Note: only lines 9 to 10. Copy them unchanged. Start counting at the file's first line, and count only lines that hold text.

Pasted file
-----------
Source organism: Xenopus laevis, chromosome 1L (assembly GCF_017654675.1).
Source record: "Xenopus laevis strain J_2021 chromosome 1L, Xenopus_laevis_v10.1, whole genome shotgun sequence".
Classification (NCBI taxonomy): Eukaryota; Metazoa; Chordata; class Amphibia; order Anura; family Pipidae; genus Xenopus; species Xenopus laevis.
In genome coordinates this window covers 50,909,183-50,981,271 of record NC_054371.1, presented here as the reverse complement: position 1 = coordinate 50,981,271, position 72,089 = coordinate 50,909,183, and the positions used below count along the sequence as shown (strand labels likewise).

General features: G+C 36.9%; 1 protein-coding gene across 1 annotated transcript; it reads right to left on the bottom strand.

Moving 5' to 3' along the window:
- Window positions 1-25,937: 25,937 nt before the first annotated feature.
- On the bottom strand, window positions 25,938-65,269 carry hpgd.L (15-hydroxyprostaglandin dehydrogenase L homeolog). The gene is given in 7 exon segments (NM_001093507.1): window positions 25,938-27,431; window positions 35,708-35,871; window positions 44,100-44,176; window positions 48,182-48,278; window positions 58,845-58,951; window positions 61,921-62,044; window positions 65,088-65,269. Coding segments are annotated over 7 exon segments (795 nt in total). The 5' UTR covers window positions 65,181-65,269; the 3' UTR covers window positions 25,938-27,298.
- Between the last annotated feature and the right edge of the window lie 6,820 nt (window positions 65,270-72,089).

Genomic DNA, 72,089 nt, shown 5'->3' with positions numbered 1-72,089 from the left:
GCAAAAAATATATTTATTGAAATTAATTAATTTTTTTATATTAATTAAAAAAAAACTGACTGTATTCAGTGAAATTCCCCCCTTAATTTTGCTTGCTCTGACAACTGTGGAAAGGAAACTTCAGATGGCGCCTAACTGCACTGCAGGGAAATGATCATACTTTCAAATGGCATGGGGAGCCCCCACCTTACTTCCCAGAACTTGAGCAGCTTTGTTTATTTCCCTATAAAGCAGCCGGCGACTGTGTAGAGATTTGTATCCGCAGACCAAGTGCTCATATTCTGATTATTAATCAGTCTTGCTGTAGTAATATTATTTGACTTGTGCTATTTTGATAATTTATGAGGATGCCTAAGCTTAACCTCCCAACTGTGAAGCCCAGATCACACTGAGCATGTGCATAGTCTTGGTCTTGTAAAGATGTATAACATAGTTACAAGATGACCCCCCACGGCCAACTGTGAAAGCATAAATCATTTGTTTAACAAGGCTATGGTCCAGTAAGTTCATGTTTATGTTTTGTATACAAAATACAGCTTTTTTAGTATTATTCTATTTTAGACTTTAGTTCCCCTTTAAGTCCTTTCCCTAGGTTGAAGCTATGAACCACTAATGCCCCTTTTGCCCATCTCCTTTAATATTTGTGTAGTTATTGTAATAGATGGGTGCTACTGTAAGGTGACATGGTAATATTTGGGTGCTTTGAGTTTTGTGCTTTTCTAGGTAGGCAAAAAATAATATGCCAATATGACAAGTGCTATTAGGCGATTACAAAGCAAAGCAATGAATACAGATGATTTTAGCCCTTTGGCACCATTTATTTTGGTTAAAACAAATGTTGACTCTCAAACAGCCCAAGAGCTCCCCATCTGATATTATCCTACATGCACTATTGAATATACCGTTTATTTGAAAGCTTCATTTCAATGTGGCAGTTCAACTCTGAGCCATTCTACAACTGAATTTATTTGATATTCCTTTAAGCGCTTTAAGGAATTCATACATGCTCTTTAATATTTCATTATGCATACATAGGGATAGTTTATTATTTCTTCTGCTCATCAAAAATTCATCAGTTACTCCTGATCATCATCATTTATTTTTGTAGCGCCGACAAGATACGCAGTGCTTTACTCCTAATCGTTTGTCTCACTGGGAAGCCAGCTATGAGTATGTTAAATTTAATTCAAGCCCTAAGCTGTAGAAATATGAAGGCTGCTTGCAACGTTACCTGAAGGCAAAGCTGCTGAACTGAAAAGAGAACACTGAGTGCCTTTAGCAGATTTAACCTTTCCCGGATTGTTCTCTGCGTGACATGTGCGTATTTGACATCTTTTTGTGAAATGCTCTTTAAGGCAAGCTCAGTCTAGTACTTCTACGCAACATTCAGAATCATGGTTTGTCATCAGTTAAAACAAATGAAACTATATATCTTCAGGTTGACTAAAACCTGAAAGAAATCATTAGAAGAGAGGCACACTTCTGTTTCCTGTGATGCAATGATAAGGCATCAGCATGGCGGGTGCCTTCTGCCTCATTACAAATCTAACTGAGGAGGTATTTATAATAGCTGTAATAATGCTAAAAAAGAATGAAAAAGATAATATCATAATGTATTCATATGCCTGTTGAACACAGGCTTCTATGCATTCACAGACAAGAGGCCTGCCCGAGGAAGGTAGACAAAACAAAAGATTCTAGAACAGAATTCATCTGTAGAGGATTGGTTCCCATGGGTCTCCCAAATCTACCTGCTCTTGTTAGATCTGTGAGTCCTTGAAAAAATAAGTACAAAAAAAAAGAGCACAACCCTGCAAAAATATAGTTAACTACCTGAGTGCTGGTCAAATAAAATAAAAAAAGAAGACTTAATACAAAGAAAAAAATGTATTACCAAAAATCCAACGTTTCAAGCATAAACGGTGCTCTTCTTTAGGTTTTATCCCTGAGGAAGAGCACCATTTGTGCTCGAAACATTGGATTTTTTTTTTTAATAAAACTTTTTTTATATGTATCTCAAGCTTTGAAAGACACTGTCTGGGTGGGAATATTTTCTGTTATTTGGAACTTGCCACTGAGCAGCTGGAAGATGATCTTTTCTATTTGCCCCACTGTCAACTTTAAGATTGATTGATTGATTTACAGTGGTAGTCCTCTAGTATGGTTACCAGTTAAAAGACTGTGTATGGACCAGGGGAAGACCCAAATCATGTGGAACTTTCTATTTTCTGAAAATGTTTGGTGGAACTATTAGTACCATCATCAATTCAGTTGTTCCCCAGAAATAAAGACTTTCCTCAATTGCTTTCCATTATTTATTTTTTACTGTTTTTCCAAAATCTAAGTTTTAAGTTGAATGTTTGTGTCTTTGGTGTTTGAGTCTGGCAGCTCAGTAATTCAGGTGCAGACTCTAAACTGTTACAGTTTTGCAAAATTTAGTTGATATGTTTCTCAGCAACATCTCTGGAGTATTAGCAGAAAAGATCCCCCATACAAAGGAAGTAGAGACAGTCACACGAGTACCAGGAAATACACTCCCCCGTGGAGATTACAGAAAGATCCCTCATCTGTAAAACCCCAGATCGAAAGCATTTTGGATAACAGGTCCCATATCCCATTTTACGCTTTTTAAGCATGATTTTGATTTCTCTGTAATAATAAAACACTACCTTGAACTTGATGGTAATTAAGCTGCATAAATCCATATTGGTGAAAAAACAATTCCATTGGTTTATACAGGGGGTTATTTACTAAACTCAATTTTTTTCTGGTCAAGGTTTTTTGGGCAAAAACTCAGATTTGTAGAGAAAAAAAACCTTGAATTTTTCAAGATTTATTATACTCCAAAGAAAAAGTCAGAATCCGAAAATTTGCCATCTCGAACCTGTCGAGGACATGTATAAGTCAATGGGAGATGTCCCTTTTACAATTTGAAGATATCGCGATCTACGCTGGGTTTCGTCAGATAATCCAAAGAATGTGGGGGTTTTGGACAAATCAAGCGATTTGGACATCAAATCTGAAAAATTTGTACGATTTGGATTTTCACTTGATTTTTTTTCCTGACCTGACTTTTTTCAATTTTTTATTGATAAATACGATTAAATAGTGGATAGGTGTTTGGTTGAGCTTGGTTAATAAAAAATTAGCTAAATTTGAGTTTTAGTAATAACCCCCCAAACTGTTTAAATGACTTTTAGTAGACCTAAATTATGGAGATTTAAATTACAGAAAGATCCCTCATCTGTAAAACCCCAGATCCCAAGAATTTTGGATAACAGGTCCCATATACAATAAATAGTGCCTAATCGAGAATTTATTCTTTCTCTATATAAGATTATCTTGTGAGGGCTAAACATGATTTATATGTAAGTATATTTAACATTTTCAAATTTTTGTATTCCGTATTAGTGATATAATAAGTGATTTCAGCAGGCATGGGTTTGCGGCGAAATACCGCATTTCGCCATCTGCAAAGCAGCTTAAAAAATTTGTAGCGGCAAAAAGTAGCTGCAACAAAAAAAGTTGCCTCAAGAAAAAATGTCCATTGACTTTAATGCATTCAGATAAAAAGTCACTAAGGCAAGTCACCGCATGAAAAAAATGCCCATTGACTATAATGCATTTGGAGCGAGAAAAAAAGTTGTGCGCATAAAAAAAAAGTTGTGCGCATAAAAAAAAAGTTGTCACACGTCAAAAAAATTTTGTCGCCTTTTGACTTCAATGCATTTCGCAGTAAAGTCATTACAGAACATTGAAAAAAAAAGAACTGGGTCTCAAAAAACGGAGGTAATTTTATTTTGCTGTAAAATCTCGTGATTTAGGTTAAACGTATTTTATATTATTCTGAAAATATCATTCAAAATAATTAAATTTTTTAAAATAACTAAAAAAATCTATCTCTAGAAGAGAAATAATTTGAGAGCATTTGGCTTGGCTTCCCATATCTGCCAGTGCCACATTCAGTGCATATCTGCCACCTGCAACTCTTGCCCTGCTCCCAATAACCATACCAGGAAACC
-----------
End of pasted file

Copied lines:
- Between the last annotated feature and the right edge of the window lie 6,820 nt (window positions 65,270-72,089).

Genomic DNA, 72,089 nt, shown 5'->3' with positions numbered 1-72,089 from the left: